Why did you decide to come to SFS?
I took a photography class in high school and one assignment was to make a collage from stacks of old magazines in the classroom. I came across a black and white advertisement recruiting people for the U.S. Foreign Service that basically said, “Come see the world and serve your county.” It sounded great to me. So when I heard there was a school actually named the School of Foreign Service, I thought: sign me up. Then when I came to campus on a beautiful spring day for a visit I was sold.
In the end, I decided against taking the Foreign Service exam. Instead, I went to law school and worked in politics for a while before ending up in international human rights advocacy.
Did you have any mentors or advisors at SFS that made a big impact on you?
I was fortunate to study with some great professors from across the university. An adjunct professor, Regan Ralph, taught a seminar on women’s international human rights that was my introduction to the field I’m now working in. Professors Joseph Sitterson, Jason Rosenblatt and Wayne Knowles in the English department all influenced the way I read. And Professor Patrick Laude stuck with me over the semesters despite my interest in French exceeding my abilities.
Which historical figure do you most identify with?
Like a lot of people, I’m sure, I caught some of Ken Burns’s latest documentary, The Roosevelts, on television recently and was reminded of just how awesome Eleanor Roosevelt was. I don’t know that I identify with her as much as I admire her. I’m fortunate to be able to work in human rights, a field she in many ways invented. At a time when there’s so much disappointment around our current political situation in the country, I think it’s important to remember that she wasn’t just an idealist – she was a politician.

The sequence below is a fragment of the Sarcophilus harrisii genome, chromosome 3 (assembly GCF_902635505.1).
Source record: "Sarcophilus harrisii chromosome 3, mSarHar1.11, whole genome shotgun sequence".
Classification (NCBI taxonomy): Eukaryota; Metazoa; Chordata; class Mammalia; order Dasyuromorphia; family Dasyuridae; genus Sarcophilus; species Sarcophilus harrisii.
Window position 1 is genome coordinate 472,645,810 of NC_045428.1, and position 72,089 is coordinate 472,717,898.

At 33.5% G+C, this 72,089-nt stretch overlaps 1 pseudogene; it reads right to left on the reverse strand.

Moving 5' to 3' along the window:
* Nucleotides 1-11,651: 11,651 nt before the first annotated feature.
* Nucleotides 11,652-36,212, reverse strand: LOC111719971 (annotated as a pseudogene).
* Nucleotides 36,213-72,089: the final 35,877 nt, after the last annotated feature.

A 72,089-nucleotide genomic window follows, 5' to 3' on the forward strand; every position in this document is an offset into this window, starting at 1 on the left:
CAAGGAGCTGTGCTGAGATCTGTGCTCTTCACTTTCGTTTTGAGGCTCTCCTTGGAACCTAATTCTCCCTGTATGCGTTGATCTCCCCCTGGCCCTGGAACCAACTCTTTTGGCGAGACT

What is your favorite memory of your time at SFS?
I remember a lot more about the Tombs than I do about Map of the Modern World. Sitting with friends on Healy lawn. Homecoming.
Describe your current role and what makes you most proud about that.
I work in advocacy at Human Rights First. We’re an organization that challenges the United States to live up to its ideals on human rights. In practice that means working to persuade American lawmakers to protect refugees, adopt national security policies that don’t violate people’s human rights, and keep human rights at the center of bilateral relationships with other countries. It is satisfying to be able to work toward realizing actual change in the world.
How did SFS prepare you for your current role/career?
SFS allowed me to take an interest in international affairs and build some practical knowledge on that foundation of interest. But more important than any specific set of information, SFS opened my eyes to the existence of a larger community of people who are passionately engaged with the world.
What do you consider to be your greatest achievement?
Professionally, I’m pleased that I’ve been able to contribute some to pushing back on the post-9/11 abuses in our country’s national security policy. As I write this, I’m with Human Rights First at a convening of interrogators and intelligence professionals who are all committed to getting out the message that torture is not only wrong, it can’t be counted on to generate accurate information.
Physically, I’ve swam across the Chesapeake Bay — twice.
Have you travelled extensively? For work or for pleasure? What is your favorite place?
Most of my recent travel for work has been between New York City and Washington, DC. I still have fond memories of France where I spent my junior year. I’m looking forward to visiting my sister, Claire (another Georgetown grad) where she lives in Dakar, Senegal as soon as my two little sons are old enough to go.
What advice do you have for current SFS students?
Having direction and being open to changing it are probably of equal importance. While it’s important to pay your dues and no one’s career starts at the top, it’s probably a bad idea to do something you absolutely hate for the “experience” of it.